• A direct filer is the individual who physically or electronically filed the document that created a domestic reporting company or registered a foreign reporting company with the secretary of state.
  • The “individual who directs or controls the filing action” is the individual who was primarily responsible for directing or controlling the document that created or registered the reporting company.

If a reporting company has one individual who directly filed the document and another individual who controlled or directed the filing, both individuals must be identified.

FinCEN Identifier

Reporting companies, beneficial owners, and company applicants will have the option to obtain a unique identifier from FinCEN. Individuals who apply for a FinCEN identifier must provide the same information that would be submitted for beneficial owners and company applicants. Reporting companies may report a FinCEN identifier in lieu of the required information about beneficial owners and company applicants. A reporting company may apply for a FinCEN identifier by checking a box on the BOI reporting form.

Filing the Report

Reporting companies will be able to file reports beginning January 1, 2024. Reporting companies in existence prior to January 1, 2024, must file their reports by January 1, 2025. Reporting companies created on or after January 1, 2024, but before January 1, 2025, will be required to file a report within 90 days of the earlier of the date of creation or registration with their governing jurisdiction. Reporting companies created on or after January 1, 2025, will be required to an initial report within 30 days of the date of creation or registration. If there is a change to the reported information, reporting companies must submit updated reports reflecting such change within 30 days.

Reporting companies will be required to file their reports electronically through the beneficial ownership secure system (BOSS) created by FinCEN. The system will not be available until January 1, 2024. FinCEN has advised that further instructions and guidance on how to complete and file the BOI report form will be released in the future.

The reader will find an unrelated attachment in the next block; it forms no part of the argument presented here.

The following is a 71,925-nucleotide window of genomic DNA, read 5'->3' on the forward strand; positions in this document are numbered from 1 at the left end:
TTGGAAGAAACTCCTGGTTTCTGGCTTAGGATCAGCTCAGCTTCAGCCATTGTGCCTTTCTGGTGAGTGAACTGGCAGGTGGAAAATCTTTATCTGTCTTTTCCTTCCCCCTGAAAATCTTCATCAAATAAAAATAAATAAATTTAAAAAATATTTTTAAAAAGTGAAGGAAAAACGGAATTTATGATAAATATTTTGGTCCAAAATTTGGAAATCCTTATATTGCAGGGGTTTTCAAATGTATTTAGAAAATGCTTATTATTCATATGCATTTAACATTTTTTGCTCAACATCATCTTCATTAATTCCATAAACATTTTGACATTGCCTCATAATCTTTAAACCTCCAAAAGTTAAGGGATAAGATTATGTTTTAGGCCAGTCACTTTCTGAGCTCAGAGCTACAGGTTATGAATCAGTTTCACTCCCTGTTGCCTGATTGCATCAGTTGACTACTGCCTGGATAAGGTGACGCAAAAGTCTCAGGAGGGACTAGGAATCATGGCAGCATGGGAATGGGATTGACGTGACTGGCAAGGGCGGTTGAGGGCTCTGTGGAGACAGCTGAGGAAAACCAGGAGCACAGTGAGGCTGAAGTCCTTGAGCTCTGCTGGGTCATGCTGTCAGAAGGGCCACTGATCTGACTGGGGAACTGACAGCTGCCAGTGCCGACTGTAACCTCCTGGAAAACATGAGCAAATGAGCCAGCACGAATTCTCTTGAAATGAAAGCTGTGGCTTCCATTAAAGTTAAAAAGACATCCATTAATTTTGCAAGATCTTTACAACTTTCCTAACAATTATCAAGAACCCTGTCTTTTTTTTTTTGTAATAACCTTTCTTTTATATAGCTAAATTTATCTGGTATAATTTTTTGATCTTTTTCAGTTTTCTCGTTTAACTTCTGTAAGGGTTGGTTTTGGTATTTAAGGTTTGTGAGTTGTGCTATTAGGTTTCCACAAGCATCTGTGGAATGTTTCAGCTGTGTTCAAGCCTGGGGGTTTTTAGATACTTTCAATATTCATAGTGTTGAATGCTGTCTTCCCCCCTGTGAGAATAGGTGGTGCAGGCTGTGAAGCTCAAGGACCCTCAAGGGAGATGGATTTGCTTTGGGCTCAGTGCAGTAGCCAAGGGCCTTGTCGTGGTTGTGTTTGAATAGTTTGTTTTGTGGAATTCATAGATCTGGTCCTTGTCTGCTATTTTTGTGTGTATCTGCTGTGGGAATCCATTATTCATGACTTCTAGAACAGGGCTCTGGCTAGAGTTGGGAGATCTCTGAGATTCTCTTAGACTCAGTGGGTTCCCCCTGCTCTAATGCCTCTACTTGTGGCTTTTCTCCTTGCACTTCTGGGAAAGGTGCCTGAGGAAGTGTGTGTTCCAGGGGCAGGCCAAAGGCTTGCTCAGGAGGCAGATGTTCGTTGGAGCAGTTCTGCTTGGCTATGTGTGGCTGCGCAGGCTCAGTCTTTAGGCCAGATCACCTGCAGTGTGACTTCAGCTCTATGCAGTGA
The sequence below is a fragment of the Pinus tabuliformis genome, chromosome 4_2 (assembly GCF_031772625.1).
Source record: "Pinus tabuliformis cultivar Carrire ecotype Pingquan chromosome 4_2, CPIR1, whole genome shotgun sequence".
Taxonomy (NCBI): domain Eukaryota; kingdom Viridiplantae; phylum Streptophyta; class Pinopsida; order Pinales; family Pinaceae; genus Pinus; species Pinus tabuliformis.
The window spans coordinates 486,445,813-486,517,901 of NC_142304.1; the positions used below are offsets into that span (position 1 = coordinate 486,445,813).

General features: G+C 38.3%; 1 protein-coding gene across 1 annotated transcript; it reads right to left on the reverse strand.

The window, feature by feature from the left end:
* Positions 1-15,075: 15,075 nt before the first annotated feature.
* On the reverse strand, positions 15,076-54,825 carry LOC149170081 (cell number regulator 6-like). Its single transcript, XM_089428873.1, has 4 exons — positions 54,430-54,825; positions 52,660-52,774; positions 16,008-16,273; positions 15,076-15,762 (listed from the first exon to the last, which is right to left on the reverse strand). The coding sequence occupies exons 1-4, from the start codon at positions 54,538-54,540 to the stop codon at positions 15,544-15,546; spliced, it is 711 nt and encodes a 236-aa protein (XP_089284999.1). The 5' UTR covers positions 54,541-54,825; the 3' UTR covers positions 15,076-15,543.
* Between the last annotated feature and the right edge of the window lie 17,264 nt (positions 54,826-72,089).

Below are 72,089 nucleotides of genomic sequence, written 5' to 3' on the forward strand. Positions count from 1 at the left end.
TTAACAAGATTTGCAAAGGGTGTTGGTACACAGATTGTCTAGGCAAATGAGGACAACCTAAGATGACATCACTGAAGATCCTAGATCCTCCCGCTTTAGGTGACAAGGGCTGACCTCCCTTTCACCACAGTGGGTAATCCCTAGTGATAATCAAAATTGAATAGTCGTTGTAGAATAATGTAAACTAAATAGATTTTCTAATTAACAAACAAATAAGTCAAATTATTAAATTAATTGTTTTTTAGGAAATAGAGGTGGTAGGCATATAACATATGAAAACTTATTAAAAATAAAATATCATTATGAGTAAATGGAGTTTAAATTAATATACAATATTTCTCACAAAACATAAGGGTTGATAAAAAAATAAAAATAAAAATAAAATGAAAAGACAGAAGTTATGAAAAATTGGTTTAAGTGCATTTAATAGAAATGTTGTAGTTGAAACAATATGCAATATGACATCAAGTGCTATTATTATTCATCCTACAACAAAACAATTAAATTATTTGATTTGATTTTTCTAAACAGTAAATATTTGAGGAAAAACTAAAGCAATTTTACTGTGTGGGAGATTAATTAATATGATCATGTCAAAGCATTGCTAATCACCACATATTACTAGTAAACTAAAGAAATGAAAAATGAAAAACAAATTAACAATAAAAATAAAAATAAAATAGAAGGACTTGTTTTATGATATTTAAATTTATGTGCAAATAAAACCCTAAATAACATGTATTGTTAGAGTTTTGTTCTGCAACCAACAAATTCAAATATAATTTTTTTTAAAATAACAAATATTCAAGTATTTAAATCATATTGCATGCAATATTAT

Willfully providing false information or failing to report or update beneficial ownership information may result in significant penalties. The civil penalty for a violation is $500 per day, while criminal penalties include fines of up to $10,000, imprisonment for up to two years, or both. If a report is filed that contains inaccurate information and the reporting company did not have actual knowledge the information was incorrect, it will be given a 90-day safe harbor to submit an accurate report.

Potential Congressional Activity

The House of Representatives passed the Protect Small Business and Prevent Illicit Financial Activity Act on December 12, 2023. This bill would make three key changes:

  • Existing reporting companies would be given until January 1, 2026, to file their initial report,
  • Reporting companies created on or after January 1, 2024, would be given 90 days to file their initial report (increased from 30 days), and
  • Reporting companies would be given 90 days to file an updated report upon changes in reported information (increased from 30 days).

The bill passed with overwhelming bipartisan support, with 213 Republicans and 207 Democrats voting for its passage. The bill is now before the Senate Committee on Banking, Housing, and Urban Affairs awaiting further Congressional consideration.

The CTA’s reporting requirements will impact many companies and will likely require a significant amount of information gathering and analysis. We recommend that you consult with your legal counsel to determine your reporting obligations.


[1] FinCEN identifies the following entities as exempt: securities reporting issuers; governmental authorities; banks; credit unions; depository institution holding companies; money services businesses; brokers or dealers in securities; securities exchange or clearing agencies; other Exchange Act registered entities; investment companies or investment advisers; venture capital fund advisers; insurance companies; state-licensed insurance producers; Commodity Exchange Act registered entities; accounting firms; public utilities; financial market utilities; pooled investment vehicles; tax-exempt entities; entities assisting a tax-exempt entity; large operating companies; subsidiaries of certain exempt entities, and inactive entities.